dbmmanage(1)                General Commands Manual               dbmmanage(1)

       dbmmanage - Create and update user authentication files in DBM format

       dbmmanage filename [ command ] [ username [ encpasswd ] ]

       dbmmanage is used to create and update the DBM format files used to
       store usernames and password for basic authentication of HTTP users.
       Resources available from the httpd Apache web server can be restricted
       to just the users listed in the files created by dbmmanage.  This
       program can only be used when the usernames are stored in a DBM file.
       To use a flat-file database see htpasswd.

       This manual page only lists the command line arguments. For details of
       the directives necessary to configure user authentication in httpd see
       the Apache manual, which is part of the Apache distribution or can be
       found at http://httpd.apache.org/.

              The filename of the DBM format file. Usually without the
              extension .db, .pag, or .dir.

              This selects the operation to perform:

       add         Adds an entry for username to filename using the encrypted
                   password encpassword.

       adduser     Asks for a password and then adds an entry for username to
                   filename .

       check       Asks for a password and then checks if username is in
                   filename and if it's password matches the specified one.

       delete      Deletes the username entry from filename.

       import      Reads username:password entries (one per line) from STDIN
                   and adds them to filename. The passwords already has to be

       update      Same as the "adduser" command, except that it makes sure
                   username already exists in filename.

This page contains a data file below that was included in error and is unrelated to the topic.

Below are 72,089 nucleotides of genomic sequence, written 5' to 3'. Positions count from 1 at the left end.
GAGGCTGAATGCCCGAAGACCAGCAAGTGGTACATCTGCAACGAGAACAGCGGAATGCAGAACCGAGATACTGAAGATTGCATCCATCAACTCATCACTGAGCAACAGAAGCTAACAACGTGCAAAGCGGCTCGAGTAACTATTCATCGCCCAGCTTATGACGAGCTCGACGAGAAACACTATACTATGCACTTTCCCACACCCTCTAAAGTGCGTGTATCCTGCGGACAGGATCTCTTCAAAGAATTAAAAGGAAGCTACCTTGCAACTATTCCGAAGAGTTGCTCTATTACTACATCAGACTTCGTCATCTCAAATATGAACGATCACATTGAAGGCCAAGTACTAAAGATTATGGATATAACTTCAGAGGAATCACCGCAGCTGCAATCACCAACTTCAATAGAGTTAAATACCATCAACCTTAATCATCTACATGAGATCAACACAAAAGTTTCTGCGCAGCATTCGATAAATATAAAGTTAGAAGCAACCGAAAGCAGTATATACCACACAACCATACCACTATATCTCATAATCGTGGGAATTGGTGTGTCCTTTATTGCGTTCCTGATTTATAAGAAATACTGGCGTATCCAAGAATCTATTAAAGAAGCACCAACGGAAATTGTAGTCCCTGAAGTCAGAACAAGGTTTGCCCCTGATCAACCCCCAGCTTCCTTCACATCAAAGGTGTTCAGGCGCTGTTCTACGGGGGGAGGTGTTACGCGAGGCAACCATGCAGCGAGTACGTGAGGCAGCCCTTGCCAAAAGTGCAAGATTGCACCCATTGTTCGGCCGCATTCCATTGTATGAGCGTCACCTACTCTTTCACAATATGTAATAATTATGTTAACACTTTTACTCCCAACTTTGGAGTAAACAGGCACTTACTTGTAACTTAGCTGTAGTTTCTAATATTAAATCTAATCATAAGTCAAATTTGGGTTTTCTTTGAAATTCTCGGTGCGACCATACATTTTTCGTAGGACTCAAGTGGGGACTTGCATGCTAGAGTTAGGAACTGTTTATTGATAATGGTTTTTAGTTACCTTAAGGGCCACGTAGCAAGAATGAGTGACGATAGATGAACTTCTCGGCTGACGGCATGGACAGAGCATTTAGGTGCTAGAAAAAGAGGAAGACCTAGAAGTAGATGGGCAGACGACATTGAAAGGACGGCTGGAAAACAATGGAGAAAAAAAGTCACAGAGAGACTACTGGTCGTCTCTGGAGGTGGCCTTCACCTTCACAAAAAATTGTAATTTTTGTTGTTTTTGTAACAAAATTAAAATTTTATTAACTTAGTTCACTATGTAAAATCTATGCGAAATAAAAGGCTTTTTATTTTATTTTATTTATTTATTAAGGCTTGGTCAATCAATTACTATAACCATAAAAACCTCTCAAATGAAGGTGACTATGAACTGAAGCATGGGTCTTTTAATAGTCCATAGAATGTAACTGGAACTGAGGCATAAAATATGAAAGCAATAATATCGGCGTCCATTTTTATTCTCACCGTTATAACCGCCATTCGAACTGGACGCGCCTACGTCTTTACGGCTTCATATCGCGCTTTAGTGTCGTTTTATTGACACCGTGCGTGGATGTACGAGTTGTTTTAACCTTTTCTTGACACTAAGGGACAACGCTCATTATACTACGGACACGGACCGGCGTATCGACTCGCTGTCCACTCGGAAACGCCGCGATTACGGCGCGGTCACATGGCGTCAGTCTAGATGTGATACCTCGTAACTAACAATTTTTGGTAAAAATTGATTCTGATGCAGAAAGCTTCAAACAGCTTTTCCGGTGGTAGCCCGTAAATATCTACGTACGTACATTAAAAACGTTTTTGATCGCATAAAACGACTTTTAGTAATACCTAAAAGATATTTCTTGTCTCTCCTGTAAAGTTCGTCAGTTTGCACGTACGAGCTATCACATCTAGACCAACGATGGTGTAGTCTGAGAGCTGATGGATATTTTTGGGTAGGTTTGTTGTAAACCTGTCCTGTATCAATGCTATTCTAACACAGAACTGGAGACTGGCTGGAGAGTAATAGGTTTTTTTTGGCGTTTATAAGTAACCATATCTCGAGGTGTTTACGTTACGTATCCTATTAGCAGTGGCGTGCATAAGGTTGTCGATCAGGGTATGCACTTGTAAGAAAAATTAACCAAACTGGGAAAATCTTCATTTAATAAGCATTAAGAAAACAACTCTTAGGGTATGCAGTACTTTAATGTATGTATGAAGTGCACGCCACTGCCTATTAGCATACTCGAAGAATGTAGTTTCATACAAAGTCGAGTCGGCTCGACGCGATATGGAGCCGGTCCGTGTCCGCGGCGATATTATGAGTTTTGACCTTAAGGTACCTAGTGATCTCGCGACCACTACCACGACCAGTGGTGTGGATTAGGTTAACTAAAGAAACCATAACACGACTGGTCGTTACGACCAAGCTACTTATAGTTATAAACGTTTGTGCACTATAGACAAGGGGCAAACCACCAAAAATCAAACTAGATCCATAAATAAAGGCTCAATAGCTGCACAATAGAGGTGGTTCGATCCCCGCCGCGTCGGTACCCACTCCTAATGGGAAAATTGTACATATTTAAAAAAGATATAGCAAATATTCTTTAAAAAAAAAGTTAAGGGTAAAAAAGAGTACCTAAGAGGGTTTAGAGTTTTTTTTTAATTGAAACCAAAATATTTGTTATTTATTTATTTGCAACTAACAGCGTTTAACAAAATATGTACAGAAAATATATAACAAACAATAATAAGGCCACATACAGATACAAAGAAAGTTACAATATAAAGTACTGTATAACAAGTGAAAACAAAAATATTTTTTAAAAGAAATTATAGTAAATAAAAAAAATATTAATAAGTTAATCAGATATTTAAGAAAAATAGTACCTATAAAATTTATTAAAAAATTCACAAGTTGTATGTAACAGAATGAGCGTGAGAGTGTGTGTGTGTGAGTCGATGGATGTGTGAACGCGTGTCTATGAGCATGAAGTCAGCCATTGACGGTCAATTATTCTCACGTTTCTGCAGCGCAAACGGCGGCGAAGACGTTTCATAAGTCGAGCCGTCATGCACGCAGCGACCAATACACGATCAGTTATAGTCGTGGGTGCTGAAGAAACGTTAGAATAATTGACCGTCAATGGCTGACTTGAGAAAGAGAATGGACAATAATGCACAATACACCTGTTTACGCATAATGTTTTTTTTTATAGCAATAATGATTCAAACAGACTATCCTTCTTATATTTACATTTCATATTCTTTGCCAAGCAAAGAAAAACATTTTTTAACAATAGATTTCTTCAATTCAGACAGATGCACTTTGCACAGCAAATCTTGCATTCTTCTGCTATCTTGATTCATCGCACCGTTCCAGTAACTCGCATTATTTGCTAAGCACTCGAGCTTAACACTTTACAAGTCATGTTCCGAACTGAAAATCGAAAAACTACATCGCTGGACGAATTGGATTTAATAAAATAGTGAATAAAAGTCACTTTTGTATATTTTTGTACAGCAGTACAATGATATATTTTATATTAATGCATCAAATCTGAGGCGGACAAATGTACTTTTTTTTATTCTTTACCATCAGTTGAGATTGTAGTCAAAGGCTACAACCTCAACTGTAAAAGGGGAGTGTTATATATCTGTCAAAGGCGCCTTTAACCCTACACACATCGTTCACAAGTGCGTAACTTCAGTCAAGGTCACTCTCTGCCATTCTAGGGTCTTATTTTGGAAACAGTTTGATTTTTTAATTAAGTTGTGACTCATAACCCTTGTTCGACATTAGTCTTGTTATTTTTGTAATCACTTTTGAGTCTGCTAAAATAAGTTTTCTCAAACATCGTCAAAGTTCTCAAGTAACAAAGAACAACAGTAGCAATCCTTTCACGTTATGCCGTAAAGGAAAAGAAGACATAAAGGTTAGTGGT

view        Just displays the complete contents of the DBM file.

       username    The user for which the update operation is performed.

       One should be aware that there are a number of different DBM file
       formats in existance, and with all likelihood, libraries for more than
       one format may exist on your system.  The three primary examples are
       NDBM, the GNU project's GDBM, and Berkeley DB 2.  Unfortunately, all
       these libraries use different file formats, and you must make sure that
       the file format used by filename is the same format that dbmmanage
       expects to see.  dbmmanage currently has no way of determining what
       type of DBM file it is looking at.  If used against the wrong format,
       will simply return nothing, or may create a different DBM file with a
       different name, or at worst, it may corrupt the DBM file if you were
       attempting to write to it.

       dbmmanage has a list of DBM format preferences, defined by the
       @AnyDBM::ISA array near the beginning of the program.  Since we prefer
       the Berkeley DB 2 file format, the order in which dbmmanage will look
       for system libraries is Berkeley DB 2, then NDBM, and then GDBM.  The
       first library found will be the library dbmmanage will attempt to use
       for all DBM file transactions.  This ordering is slightly different
       than the standard @AnyDBM::ISA ordering in perl, as well as the
       ordering used by the simple dbmopen() call in Perl, so if you use any
       other utilities to manage your DBM files, they must also follow this
       preference ordering.  Similar care must be taken if using programs in
       other languages, like C, to access these files.

       Apache's mod_auth_db.c module corresponds to Berkeley DB 2 library,
       while mod_auth_dbm.c corresponds to the NDBM library.  Also, one can
       usually use the file program supplied with most Unix systems to see
       what format a DBM file is in.


                                  March 1998                      dbmmanage(1)